-- Eric

    Perfect Sync: Perfect Sync Development Tools
    Email: mailto:[email protected][email protected]</A>

    [This message has been edited by Eric Pearson (edited March 05, 2000).]
    "Not my circus, not my monkeys."


    • #3
      I've been using PowerBASIC products since PB for DOS version
      2.0, and was initially drawn because it could compile single
      programs of great size that you could only emmulate in Quick-
      BASIC as separate modules. I really loved using versions 3.2
      and 3.5, and was slow to make the move to the Console Compiler,
      and even slower to move to PB/DLL, which later became the PB/WIN
      product. Not that these were limited products, but they required
      some unlearning and retraining to use, and the full power that
      they offered meant delving into other topic areas like Windows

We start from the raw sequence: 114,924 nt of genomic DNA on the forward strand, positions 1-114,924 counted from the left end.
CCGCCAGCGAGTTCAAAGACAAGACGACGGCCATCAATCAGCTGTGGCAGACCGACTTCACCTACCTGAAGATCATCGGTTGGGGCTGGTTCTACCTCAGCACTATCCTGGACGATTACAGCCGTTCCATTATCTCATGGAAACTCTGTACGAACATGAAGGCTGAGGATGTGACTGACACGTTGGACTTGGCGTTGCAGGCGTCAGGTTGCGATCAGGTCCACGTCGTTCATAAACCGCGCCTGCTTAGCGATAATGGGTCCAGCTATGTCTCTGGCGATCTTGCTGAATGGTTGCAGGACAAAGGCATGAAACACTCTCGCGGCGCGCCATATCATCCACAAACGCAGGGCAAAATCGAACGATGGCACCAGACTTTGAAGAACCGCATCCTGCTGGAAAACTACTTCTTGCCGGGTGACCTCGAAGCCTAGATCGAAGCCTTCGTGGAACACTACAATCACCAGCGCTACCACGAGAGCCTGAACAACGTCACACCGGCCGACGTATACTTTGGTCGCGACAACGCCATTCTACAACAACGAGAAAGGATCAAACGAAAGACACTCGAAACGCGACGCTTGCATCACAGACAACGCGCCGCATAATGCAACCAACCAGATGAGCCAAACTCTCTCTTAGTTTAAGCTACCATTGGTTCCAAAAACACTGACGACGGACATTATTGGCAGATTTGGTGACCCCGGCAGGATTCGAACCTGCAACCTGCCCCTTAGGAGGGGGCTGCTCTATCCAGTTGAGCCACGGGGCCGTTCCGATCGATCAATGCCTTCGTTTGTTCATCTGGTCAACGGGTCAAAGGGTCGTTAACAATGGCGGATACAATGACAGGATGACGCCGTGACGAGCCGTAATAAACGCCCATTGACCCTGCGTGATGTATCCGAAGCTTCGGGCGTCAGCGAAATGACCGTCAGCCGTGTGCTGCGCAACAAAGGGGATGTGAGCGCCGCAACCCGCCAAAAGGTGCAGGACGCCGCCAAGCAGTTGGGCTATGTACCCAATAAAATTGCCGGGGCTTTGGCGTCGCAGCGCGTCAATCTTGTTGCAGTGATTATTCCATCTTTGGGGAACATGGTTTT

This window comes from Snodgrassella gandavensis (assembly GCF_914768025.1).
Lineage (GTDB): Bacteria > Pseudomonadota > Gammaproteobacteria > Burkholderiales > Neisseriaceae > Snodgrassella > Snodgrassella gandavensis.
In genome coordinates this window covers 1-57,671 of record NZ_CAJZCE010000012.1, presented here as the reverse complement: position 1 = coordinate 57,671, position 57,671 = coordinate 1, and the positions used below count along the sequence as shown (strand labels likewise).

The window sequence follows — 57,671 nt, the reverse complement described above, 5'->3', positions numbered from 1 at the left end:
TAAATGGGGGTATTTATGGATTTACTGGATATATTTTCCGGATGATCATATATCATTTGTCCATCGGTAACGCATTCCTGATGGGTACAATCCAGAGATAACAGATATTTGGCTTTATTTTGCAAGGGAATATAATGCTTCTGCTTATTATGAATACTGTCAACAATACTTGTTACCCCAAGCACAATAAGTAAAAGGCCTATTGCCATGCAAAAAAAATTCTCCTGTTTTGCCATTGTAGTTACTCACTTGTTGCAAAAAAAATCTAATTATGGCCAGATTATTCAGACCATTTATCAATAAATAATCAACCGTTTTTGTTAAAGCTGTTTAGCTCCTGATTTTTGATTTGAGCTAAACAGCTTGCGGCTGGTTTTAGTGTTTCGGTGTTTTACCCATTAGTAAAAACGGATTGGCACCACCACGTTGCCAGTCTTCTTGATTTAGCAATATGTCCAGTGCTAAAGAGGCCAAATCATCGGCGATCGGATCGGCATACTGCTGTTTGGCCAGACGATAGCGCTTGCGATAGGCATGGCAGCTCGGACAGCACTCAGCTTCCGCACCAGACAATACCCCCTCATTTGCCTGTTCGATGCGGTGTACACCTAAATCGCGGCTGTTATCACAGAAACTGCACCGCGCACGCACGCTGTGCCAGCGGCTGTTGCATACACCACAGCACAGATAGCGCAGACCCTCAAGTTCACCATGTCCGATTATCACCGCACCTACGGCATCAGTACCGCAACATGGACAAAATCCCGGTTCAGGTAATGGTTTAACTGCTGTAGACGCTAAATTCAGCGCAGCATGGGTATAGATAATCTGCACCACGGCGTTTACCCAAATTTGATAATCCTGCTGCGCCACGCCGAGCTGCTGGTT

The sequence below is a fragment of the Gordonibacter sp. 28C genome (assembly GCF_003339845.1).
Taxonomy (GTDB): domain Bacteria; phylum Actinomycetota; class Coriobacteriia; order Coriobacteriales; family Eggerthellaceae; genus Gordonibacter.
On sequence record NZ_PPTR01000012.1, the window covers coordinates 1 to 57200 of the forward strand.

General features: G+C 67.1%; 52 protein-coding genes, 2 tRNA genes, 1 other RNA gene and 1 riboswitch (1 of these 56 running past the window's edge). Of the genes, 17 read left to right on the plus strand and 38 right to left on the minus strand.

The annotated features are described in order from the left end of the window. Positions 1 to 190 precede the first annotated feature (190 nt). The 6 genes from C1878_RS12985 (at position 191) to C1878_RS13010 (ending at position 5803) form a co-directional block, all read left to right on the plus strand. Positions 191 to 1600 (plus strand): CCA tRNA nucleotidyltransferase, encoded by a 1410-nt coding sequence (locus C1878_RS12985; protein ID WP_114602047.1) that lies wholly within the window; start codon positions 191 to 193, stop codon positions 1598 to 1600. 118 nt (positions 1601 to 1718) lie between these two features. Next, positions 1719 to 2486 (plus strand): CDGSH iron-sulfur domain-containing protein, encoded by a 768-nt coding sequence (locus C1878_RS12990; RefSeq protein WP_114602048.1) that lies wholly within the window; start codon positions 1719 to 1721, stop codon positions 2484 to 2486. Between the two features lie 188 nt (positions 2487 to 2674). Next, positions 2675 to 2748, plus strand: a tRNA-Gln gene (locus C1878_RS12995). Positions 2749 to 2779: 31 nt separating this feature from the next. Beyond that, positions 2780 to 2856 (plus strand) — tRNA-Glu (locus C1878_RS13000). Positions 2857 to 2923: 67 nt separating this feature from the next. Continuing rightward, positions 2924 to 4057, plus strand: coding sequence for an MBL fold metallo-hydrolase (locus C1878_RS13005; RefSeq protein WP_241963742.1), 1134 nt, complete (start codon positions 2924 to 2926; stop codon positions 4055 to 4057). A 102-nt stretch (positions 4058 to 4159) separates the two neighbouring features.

API calls and COM.

      The new data types offered certainly have convenced me over time
      to make the transition, but I still use PB/DOS 3.5 when I want to
      translate another program over to PowerBASIC, especially if it is
      from another BASIC. It offers more compatability, and it still
      runs just fine under various versions of Windows, including the
      Windows 2000 Pro I currently have on several machines.

      PowerBASIC, to me, has the ability to scale up to any size task.
      I wrote programs with it that routinely scoured digital switches
      and IBM mainframes, accumulating some 200 million bytes of data
      weekly, and these programs processed that data and found all
      manner of inconsistencies. I took a volume of data that had
      swamped our analysts, and gave them the means to render all that
      data down into a trivial four hours process each week, and the
      programs were so resiliant that they ran without any human
      intervention. You just kicked them off and let them run until
      done. But here is the really neat thing: Instead of writing these
      programs in PB/DOS 3.5, a clear favorite at the onset, I chose